have not done hurt either to morality or to God’s Church. The hurt has
been on the side of Satan. There are not ones or twos but many hundreds
who this morning rejoice that they have been brought near to God.
From having been profane Sabbath-breakers, drunkards, or worldly persons,
they have been brought to know and love the Lord Jesus Christ.

And if this is any hurt, may God of His infinite mercy send us a thousand
times as much.
But further, what Truth is there in the world which will not hurt a
man who chooses to make hurt of it? You who preach general redemption
are very fond of proclaiming the great truth of God’s mercy to the
last moment. But how dare you preach that? Many people make hurt of
it by putting off the day of grace and thinking that the last hour may do
as well as the first. Why, if we ever preached anything which man could
misuse, and abuse, we must hold our tongues forever. Still says one,
“Well then, if I cannot save myself, and cannot come to Christ, I must sit
still and do nothing.”
If men do say so, on their own heads shall be their doom. We have
very plainly told you that there are many things you can do. To be found
continually in the house of God is in your power. To study the Word of
God with diligence is in your power. To renounce your outward sin, to
forsake the vices in which you indulge, to make your life honest, sober,
and righteous is in your power. For this you need no help from the Holy
Spirit. All this you can do yourself. But to come to Christ truly is not in
your power until you are renewed by the Holy Spirit. But mark you, your
want of power is no excuse, seeing that you have no desire to come and
are living in willful rebellion against God. Your want of power lies mainly
in the obstinacy of your nature.
Suppose a liar says that it is not in his power to speak the truth, that
he has been a liar so long that he cannot leave it off. Is that an excuse for
him? Suppose a man who has long indulged in lust should tell you that
he finds his lusts have so girt about him like a great iron net that he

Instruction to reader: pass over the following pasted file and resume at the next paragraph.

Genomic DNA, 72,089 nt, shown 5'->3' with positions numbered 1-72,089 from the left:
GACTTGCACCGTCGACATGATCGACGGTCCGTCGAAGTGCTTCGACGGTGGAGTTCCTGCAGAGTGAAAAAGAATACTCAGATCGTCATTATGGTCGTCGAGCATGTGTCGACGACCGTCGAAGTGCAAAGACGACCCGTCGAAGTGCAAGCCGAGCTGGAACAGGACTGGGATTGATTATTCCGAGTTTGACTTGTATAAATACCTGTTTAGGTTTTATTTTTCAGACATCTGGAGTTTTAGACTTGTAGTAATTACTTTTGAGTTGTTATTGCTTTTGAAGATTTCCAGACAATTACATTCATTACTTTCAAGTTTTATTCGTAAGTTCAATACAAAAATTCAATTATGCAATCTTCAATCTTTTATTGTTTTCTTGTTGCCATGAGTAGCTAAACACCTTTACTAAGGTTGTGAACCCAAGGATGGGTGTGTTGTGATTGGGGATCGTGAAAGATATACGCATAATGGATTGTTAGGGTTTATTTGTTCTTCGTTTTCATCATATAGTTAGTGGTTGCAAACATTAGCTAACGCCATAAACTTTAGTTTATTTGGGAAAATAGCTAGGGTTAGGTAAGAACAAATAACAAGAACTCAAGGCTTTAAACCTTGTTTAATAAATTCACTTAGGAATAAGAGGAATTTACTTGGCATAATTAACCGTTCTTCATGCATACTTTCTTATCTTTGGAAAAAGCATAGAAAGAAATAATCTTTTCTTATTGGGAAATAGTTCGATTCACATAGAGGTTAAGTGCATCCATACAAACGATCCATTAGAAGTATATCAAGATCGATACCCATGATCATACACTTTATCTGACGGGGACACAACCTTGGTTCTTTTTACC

cannot get rid of them. Would you take that as an excuse? Truly it is
none at all. If a drunkard has become so foully a drunkard that he finds
it impossible to pass a public bar without stepping in, do you therefore
excuse him? No, because his inability to reform lies in his nature—which
he has no desire to restrain or conquer.
The thing that is done and the thing that causes the thing that is
done—being both from the root of sin—are two evils which cannot excuse
each other. It is because you have learned to do evil that you cannot now
learn to do well, and instead, therefore, of letting you sit down to excuse
yourselves—let me put a thunderbolt beneath the seat of your sloth—
that you may be startled by it and aroused.
Remember, that to sit still is to be damned to all eternity. Oh, that
God the Holy Spirit might make use of this truth in a very different manner!
Before I have done I trust I shall be enabled to show you how it is
that this truth, which apparently condemns men and shuts them out, is,
after all, the great truth which has been blessed to the conversion of
men.
II. Our second point is THE FATHER’S DRAWINGS. “No man can
come to Me except the Father which has sent Me draw him.” How, then,
does the Father draw men? Arminian divines generally say that God

draws men by the preaching of the Gospel. Very true. The preaching of
the Gospel is the instrument of drawing men, but there must be something
more than this. Let me ask to whom did Christ address these
words? Why, to the people of Capernaum, where he had often preached,
where he had uttered mournfully and plaintively the woes of the Law and
the invitations of the Gospel. In that city He had done many mighty
works and worked many miracles!
In fact, such teaching and such miraculous attestation had He given
to them, that He declared that Tyre and Sidon would have repented long
ago in sackcloth and ashes if they had been blessed with such privileges.
Now if the preaching of Christ Himself did not avail to the enabling these
men to come to Christ, it cannot be possible that all that was intended
by the drawing of the Father was simply preaching. No, Brethren, you
must note again, He does not say no man can come except the minister
draw him, but except the Father draw him.
Now there is such a thing as being drawn by the Gospel and drawn by
the minister without being drawn by God. Clearly it is a Divine drawing
that is meant, a drawing by the Most High God—the First Person of the
most glorious Trinity sending out the Third Person, the Holy Spirit, to induce
men to come to Christ. Another person turns round and says with a
sneer, “Then do you think that Christ drags men to Himself, seeing that
they are unwilling!” I remember meeting once with a man who said to
me, “Sir, you preach that Christ takes people by the hair of their heads
and drags them to Himself.” I asked him whether he could refer to the
date of the sermon wherein I preached that extraordinary doctrine, for if
he could, I should be very much obliged. However, he could not.
But said I, while Christ does not drag people to Himself by the hair of